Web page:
06/30/2002 11:00PM

Her will to win is strong

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INGLEWOOD, Calif. - Gary Tanaka, at home in London earlier in the week, had no trouble reading between the lines. When his trainer, Bobby Frankel, asked if he was coming to town for the Beverly Hills Handicap, Tanaka's next call was to his travel agent.

"I can't remember Bobby asking me that before," Tanaka said not long after his breathless arrival at Hollywood Park last Saturday, about five minutes before post time. "I got the message."

Tanaka, owner of such talented mares as Golden Apples, Snow Polina, Donna Viola, Squeak, and champion Gourmet Girl, has another one perhaps as good, whose name is Peu a Peu. In French, that means "little by little," but Peu a Peu did a lot in a hurry by throwing a scare into the Astra camp, turning what might have been a one-horse Beverly Hills romp into a race to remember.

"That was a little hard on the heart," said Michael Paulson, shaking his head in awe, as he made his way to the winner's circle to greet Astra and her steady companion, Kent Desormeaux.

Astra was bred by Paulson's father, Allen, and now races for the Allen Paulson Living Trust, which is administered by Michael. At the age of 6, Astra spans the eras of father and the 46-year-old son. She won her first major race, the Gamely Handicap in June of 2000, while Allen Paulson was still alive. He died on July 19, 2000.

Simon Bray brought Astra methodically through her conditions and her first 11 starts, of which she won eight. Laura de Seroux, who took over 10 months ago, has now run Astra four times, winning three. Monday morning, back at her San Luis Rey Downs stable, De Seroux was still studying the replay of the Beverly Hills, especially the part near the end when Astra was drifting out, then caught sight of Peu a Peu charging up on her left.

"She always runs with her head slightly cocked and her right shoulder bulging out," De Seroux said, explaining Astra's drift. "I think, with that big body of hers coming around the bend, it's just a matter of centrifugal force."

The Beverly Hills has been run only eight times at 1 1/4 miles, which is a shame, because the 10-furlong course at Hollywood is the most aesthetically pleasing race Hollywood can offer, with its long run down the full length of the chute toward the stands before the field sets off on a series of three turns and two long straights.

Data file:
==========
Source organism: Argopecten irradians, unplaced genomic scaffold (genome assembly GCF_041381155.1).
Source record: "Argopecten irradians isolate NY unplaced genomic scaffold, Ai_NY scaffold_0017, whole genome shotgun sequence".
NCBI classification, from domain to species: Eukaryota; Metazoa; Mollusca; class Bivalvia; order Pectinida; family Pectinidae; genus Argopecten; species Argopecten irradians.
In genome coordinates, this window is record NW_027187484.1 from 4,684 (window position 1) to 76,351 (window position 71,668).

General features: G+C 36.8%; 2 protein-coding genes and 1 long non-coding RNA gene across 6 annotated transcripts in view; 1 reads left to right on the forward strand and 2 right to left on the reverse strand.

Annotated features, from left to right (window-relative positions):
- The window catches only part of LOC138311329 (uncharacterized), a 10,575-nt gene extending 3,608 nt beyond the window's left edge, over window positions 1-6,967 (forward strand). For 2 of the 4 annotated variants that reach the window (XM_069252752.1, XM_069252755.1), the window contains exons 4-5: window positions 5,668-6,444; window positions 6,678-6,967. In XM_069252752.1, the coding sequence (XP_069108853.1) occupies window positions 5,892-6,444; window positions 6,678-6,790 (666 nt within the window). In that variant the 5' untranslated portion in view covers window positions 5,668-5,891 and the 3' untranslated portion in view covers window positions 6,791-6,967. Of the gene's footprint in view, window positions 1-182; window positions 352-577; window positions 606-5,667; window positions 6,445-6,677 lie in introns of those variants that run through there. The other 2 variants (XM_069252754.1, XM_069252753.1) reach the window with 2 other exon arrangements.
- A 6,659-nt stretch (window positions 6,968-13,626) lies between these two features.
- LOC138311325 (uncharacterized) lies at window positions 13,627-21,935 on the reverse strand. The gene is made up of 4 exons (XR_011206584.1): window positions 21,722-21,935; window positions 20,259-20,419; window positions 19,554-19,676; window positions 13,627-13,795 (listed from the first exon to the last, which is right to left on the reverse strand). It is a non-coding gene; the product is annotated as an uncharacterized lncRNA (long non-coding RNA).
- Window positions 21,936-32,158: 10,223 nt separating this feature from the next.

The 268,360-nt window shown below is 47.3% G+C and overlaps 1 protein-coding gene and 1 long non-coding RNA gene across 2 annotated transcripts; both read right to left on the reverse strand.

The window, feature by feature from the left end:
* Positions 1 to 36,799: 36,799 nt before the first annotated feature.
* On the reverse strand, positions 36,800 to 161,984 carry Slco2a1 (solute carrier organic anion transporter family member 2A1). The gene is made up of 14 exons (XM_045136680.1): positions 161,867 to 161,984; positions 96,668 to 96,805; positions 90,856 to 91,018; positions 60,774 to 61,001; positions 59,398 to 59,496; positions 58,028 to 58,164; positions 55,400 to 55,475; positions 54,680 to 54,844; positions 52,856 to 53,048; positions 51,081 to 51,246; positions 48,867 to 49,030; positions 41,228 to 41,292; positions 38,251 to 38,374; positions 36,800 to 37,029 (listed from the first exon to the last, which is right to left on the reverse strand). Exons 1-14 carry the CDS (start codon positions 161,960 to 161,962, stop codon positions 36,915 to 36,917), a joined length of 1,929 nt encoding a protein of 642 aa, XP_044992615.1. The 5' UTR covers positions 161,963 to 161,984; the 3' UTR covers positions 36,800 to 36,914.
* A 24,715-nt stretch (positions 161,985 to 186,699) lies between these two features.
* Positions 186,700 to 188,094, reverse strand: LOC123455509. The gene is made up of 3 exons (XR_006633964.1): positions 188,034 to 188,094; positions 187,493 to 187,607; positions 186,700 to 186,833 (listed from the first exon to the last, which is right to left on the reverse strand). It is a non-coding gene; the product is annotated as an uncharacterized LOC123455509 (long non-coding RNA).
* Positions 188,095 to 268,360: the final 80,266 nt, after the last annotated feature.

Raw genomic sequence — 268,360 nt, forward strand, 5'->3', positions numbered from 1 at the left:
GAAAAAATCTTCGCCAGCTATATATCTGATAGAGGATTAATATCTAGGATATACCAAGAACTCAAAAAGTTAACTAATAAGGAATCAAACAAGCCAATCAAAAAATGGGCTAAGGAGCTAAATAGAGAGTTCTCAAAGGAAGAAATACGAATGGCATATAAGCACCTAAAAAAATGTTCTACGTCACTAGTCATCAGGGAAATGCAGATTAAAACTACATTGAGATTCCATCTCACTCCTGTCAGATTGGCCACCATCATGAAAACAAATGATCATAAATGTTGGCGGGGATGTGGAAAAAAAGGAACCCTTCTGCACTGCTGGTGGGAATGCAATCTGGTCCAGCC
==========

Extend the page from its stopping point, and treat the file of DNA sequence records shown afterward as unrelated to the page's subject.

Astra's final time of 1:58.56 shaded the stakes record of 1:59.00 set by Estrapade in 1986. De Seroux appreciated the historical significance, since she and her husband, Emmanuel, christened Estrapade for Nelson Bunker Hunt. Estrapade ended up running for Allen Paulson.

"Rue de l'Estrapade is a street in Paris where they once performed public torture," De Seroux noted.

Astra, on a more palatable note, brings to mind nothing but heavens and stars. She has two races left to run - the Beverly D. and the Breeders' Cup Distaff Turf - both of them run at Arlington Park near Chicago. In her only race at Arlington, Astra ran poorly on deep ground in the 2001 Beverly D., her final start for Bray. A worry?

"The soft turf had nothing to do with it," said Bray, now training a public stable."She had an abscess in a foot. Two days after the race, when we got her back to Del Mar, we cut about an eight-millimeter hole in the base of her foot."

Such injuries are par for the course, especially with a mare as big as Astra. De Seroux was amazed at how well she came out of the Beverly Hills, considering that she had to run the final quarter mile in less than 24 seconds to beat Peu a Peu by a neck, giving her eight pounds in the deal.

"After all she's been through, and at this age, here she is ice cold, happy, shiny and bright-eyed," De Seroux said.

Astra also showed a new dimension in the Beverly Hills, coming on again to beat a fresh, younger foe after taking a open lead with less than three-sixteenths to run. Not since her days as a 3-year-old had Astra been given the "1" call at the eighth pole.

Pat Valenzuela dismounted from Peu a Peu and promised that "next time" the result would be different. His confidence must be admired. But the question remains, "How?" Peu a Peu will never get weight again, and she will never have a more vulnerable target that Astra was on Saturday, dawdling on the lead a furlong from home after the front-running Snowflake hit a wall.

"That's the difference, isn't it," De Seroux said. "They do what they have to do. They know what it is to have that margin. It's so . . . intrinsic, isn't it? I know what's happening is pretty special, and I"m enjoying every moment."